We are excited to have Eileen Roche, Editor of Designs in Machine Embroidery share this content with you, which was originally posted on Eileen’s Machine Embroidery Blog:  By Sherry McCary, Product Development, Designs in Machine Embroidery How do I get designs from the... [More]

Winter Door Sock Project

Dear Readers, Create this Winter Door Sock for your door this winter. See below for project instructions on how to make this project. Materials: Winter Scene Door Sock designs Polyester Fiberfill Sewing Machine Matching Fabric Thread Hand Needles Cutaway ... [More]
The Top 5 Sewing Machine Oils

The Top 5 Sewing Machine Oils


For all the sewing machine enthusiasts out there, getting your hands on the best machine oil is essential in every sense of the word. There are no two ways about that, whatsoever. After all, how else will you ensure that your sewing machine will remain perfectly functional for several years? Earlier, most people paid little to no attention regarding sewing machine oil on the whole, but now that is definitely changing for the better. You can be sure of that fact.

For those of you who have a hard time taking the aspect of sewing machine oil seriously, things are certainly not as rosy as they seem on the surface. In a staggering 99% of cases regarding sewing machine repairs and wear and tear, it has been proven that a continued lack of lubrication is bound to lead to your machine eventually becoming non-functional. This is a fact,  whether you fancy an industrial sewing machine over a canvas sewing machine.

Ultimately, which kind of sewing machine you fancy is up to you. However, the oil is the same in all of them and one has to be sure of the fact that they are thoroughly clued-up about the main sewing machine oils. Here are the top five oils:-


  • ZOOM-SPOUT Sewing Machine Oil 4FL.OZ: With Zoom Spout being one of the few reliable brands out there, you can be sure of the fact that any of their products will meet your needs in every way. Not only is this oil easily to apply, but it is at an extremely affordable price as well.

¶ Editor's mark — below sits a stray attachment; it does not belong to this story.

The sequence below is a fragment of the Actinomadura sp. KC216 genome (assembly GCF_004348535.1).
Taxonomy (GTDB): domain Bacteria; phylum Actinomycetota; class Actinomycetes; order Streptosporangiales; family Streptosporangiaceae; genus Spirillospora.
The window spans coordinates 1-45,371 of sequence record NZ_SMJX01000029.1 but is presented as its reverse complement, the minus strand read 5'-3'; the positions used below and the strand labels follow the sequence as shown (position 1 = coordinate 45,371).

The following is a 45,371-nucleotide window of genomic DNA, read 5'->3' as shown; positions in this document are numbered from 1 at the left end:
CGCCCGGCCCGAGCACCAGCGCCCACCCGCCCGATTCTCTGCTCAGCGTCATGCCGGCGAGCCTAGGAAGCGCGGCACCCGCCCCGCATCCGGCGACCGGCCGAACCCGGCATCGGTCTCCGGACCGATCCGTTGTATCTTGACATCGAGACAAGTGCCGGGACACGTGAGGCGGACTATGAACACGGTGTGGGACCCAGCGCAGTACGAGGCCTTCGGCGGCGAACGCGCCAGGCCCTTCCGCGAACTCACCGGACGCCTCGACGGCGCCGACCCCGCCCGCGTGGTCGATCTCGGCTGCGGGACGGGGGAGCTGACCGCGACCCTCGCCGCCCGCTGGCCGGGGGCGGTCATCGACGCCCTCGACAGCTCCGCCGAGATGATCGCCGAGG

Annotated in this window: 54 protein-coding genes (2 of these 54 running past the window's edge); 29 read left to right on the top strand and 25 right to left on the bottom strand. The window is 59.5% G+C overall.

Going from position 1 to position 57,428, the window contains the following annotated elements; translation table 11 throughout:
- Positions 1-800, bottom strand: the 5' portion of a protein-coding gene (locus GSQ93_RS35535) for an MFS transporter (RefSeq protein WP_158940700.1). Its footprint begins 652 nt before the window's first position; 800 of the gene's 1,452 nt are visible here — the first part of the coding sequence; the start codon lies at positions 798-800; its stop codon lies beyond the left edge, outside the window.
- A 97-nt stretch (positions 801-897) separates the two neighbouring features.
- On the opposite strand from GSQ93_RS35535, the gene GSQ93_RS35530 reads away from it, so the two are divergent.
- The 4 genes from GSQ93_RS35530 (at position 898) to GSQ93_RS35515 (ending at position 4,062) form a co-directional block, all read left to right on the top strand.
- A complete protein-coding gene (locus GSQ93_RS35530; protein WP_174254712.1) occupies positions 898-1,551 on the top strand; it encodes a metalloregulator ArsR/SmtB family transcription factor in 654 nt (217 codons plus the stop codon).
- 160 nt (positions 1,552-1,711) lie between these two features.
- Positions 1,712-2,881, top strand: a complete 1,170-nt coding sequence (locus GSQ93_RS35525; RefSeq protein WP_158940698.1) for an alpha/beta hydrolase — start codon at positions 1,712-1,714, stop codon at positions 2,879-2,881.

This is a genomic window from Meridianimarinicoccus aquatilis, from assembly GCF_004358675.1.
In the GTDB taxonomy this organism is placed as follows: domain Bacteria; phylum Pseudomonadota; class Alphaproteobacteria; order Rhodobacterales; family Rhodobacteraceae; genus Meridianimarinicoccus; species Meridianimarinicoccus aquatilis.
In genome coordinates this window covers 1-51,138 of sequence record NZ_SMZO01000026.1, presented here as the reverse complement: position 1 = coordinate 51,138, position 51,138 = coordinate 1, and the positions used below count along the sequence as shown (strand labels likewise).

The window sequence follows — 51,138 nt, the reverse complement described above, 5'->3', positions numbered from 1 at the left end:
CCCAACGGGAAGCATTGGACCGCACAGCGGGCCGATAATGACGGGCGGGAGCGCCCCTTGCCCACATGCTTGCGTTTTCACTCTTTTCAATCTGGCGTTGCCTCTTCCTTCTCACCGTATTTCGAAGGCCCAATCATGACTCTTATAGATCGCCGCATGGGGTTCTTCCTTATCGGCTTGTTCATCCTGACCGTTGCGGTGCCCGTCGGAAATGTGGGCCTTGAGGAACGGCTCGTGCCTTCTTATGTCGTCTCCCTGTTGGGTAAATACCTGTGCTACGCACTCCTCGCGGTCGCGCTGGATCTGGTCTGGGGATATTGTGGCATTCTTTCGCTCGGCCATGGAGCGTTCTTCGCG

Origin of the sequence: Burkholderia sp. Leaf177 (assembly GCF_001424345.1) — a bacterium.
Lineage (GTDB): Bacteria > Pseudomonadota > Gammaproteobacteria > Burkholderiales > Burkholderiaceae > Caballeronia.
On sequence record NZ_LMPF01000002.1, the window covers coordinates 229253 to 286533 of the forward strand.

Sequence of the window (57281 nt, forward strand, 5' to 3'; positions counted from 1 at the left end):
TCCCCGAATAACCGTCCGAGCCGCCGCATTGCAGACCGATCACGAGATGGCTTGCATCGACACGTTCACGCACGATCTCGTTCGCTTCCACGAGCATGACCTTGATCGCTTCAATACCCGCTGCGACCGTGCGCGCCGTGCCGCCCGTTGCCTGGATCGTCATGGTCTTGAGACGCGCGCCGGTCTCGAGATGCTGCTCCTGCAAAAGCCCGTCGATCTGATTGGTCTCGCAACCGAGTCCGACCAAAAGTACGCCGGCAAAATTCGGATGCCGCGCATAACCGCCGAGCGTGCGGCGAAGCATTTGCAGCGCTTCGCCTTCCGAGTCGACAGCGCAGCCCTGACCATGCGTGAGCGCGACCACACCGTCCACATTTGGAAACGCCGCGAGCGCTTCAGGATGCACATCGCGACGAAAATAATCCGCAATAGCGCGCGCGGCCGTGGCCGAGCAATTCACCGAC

• Singer Machine Oil, 4 Fluid Ounce: This is one of the few all-purpose sewing machine oils out there in the market that actually ends up expanding the lifespan of your machine longer than most other oils. Since it is multi-purpose, it can be used on vacuum cleaners, typewriters, computers, bicycles and a host of other household appliances.
  • ZOOM-SPOUT Sewing Machine Oiler/4Oz: Being another multi-purpose oil, this not only lubricates your machine, but also goes a long way in preventing it from rusting as well. And if that wasn’t enough, it also has an extendable telescoping spout that makes it easy for you to reach even the deepest hidden parts of your machine. Plus it is capable of withstanding extremely high temperatures.
  • Lily White Sewing Machine Oil: This is one multi-purpose oil that keeps wear and tear at bay for a significant period of time. The two main characteristics is that the oil itself has low viscosity and comes in a gallon bottle, ensuring that one does not have to worry about buying a separate refill.
  • Dritz Sewing Machine Oil, 4 Ounce: Having all the features required of a top-notch sewing machine oil, what is more striking is the fact that this takes care of and eradicates all corrosion attempts that threaten to cut short the life-span of your machine. Packing quite a punch in a tiny bottle, this one does come highly recommended. 

At the end of the day, it is vital that you get a good idea about oil. And if you think that nothing is evident over a certain period of time indicating that it is okay if you don’t do anything about getting oil, you are very much mistaken. In this regard, a long period of time is the slowest and most sureshot killer when it comes to a defunct machine. There is little to no doubt about that fact. Over the course of time, all the moving parts of the machine will end up wearing out faster, which will lead to them becoming much tighter. That is when things will ultimately come to a halt as far as the overall functionality of your sewing machine is concerned. So do make sure that you keep that fact in mind at all times.